Sunday, December 4, 2011

Weekend reruns

From 2009:

Local Hospital has been transitioning to an electronic chart system.

This morning, while on rounds, I dialed in to the hospital system to dictate a consult. I was stunned to be told that my privileges had been suspended for delinquent medical records.

This was a shock, as I treat medical records with an obsession. Every Thursday I stop by medical records and ask if there's anything for me to sign. For the last 6 weeks the girl there has politely checked her computer, then said "Nope, thank you for checking".

So I promptly marched down there:

Dr. Grumpy: "Excuse me, do I have anything to sign today?"

Ms. Helpful: (looking at her computer) "Um, nope. Thank you for checking."

Dr. Grumpy: "Well, when I dialed in, it says I've been suspended for medical records delinquency."

Ms. Helpful: "That's correct. You have over 60 charts to complete, 28 of which are delinquent"

Dr. Grumpy: "WHAT!!! Then why didn't you tell me that?!!"

Ms. Helpful: "You only asked me if you had anything to sign. You have nothing to sign. We are all electronic records now. You don't actually sign anything."

Dr. Grumpy (in shock): "Okay... So how do I complete my records?"

Ms. Helpful: "You have to log into the e-Chart system."

Dr. Grumpy: "No one told me we'd completely switched to e-Charts, or that I had records to complete. How was I supposed to know this?"

Ms. Helpful: "Because the first time you sign in to e-Charts it tells you that".

No wonder my hairs are jumping off like lemmings.


Anonymous said...

There is a reason Catch-22 is one of my favorite books.

SuFu PhD said...


vegakitty said...

I'm a medical transcriptionist who has put in a fair amount of time working in a medical records department. That's just ridiculous. Electronic records have so many quirks that they cause more work than they save. And suspending privileges when someone is delinquent is also ridiculous - how are they going to get caught up if their charting privileges are suspended?

Liz said...

Oh, for goodness' sake. I'm a college freshman. I have a grand total of two years' experience working in medical records. I COULD DO A BETTER JOB THAN THAT.

myoclonicjerk said...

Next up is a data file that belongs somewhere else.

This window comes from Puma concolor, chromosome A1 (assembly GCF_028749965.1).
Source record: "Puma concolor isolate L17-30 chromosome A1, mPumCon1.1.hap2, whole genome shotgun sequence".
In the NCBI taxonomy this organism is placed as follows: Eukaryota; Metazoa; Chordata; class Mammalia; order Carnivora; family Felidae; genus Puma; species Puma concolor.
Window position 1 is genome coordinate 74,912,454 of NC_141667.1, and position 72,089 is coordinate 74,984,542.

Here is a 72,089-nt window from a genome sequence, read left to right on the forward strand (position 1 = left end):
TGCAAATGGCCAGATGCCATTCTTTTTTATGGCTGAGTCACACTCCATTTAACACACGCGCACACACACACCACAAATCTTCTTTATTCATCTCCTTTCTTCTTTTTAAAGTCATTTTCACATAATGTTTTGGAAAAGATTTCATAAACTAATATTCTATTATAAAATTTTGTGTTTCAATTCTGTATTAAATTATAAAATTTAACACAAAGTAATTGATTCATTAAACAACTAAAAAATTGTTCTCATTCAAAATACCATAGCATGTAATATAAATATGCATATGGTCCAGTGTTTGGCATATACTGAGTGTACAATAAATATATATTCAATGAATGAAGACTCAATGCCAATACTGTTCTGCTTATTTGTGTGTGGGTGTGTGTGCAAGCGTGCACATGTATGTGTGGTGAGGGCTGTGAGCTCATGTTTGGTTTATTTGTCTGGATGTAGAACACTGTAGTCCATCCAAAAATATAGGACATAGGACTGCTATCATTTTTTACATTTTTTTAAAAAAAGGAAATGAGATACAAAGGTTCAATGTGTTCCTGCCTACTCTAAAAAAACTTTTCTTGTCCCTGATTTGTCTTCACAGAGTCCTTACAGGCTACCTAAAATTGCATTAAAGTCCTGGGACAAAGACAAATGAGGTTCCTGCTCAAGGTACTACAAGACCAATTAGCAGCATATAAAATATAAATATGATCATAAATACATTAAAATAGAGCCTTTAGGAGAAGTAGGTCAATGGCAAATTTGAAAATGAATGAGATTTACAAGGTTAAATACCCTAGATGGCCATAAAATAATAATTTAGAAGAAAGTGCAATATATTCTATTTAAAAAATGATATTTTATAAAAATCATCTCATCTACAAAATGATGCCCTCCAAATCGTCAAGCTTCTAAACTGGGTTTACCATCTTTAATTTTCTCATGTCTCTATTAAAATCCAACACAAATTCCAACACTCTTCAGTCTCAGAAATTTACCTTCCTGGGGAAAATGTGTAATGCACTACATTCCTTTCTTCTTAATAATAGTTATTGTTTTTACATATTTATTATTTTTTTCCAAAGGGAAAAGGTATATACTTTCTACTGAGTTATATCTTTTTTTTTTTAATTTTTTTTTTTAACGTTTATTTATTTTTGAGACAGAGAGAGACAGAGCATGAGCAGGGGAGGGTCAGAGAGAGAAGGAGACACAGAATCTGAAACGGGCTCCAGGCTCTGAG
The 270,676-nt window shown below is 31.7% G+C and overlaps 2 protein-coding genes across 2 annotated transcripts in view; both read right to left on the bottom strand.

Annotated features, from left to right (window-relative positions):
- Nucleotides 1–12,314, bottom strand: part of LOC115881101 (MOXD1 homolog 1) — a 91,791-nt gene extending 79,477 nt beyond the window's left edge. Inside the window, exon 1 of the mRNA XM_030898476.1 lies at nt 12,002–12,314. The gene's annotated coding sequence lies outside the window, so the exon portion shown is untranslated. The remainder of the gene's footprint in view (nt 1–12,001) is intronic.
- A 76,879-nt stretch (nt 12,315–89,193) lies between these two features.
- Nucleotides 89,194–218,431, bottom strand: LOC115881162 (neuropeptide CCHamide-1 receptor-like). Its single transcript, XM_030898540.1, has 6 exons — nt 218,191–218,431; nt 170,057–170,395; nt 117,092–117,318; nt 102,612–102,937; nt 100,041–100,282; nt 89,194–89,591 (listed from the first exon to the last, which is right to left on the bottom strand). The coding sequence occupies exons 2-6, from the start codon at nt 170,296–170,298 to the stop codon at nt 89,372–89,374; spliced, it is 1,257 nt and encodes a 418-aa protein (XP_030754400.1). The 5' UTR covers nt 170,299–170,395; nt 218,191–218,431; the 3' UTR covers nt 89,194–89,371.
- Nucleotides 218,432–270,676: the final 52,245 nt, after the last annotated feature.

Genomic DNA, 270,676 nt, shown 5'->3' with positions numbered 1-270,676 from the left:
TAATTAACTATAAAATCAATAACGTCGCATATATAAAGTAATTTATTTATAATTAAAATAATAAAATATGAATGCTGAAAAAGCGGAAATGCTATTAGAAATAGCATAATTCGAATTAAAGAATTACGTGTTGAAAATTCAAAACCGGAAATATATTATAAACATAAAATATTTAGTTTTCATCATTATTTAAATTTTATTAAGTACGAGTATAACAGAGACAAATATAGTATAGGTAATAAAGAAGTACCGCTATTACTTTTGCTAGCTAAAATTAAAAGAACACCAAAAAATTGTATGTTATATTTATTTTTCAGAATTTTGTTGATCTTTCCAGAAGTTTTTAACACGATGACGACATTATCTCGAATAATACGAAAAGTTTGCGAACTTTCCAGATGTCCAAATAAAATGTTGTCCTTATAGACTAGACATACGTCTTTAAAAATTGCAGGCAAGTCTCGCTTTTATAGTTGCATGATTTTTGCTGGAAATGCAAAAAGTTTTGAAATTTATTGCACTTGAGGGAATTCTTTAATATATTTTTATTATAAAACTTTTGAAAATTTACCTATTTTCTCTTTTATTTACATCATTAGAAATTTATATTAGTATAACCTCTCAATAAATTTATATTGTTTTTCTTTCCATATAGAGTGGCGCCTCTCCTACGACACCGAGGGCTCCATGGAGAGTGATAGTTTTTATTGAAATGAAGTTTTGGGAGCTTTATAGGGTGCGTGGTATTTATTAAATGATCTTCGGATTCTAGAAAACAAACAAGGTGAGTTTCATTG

This could only be worse if the girl was smug. It would actually be perfect.

medrecgal said...

At least you checked, but that response you got was a bit ridiculous. Now if only I could get some of our regularly delinquent providers to sign their stuff from as far back as September... We can't bill a blasted thing out until it's signed, people!! (And an electronic signature takes all of a few seconds!) But yes, I will also admit that electronic records have problems that paper ones don't. They each have their virtues. And thankfully I'm no Ms. Helpful; I'd tell you that with a courteous flag on the desktop; you don't seem like the kind of guy who'd just ignore flags, though some do! (ARGH!)

cliffintokyo said...

The human factor allows new tech to make monkeys of us all, even the brightest yak herders.

Brian said...

Computer charting is a wonderful advance and saves huge amounts of time, except when it isn't and doesn't.

Packer said...

Electronic filing coupled with bureacrats in control, bend over and kiss your behind good bye.

Anonymous said...

Kind of reminds me of the military where E-3 still wet behind the ears and trailing toilet paper from their shoes Personnel admin specialists were telling E-9 and O-6 "customers") what to do because the E-3s had the power of the electronic system. God forbid they think about what they are saying.

Anonymous said...

Duh lol

Morris said...


That is all.

Anonymous said...

Good thing you can prescribe Ativan for yourself. lol

Tee said...

Please forgive me because I'm sure this is a very dumb question but how are you suppose to catch up on said delinquent charts if you are suspended from the program?

And while you're answering questions, what came first? The chicken or the egg?

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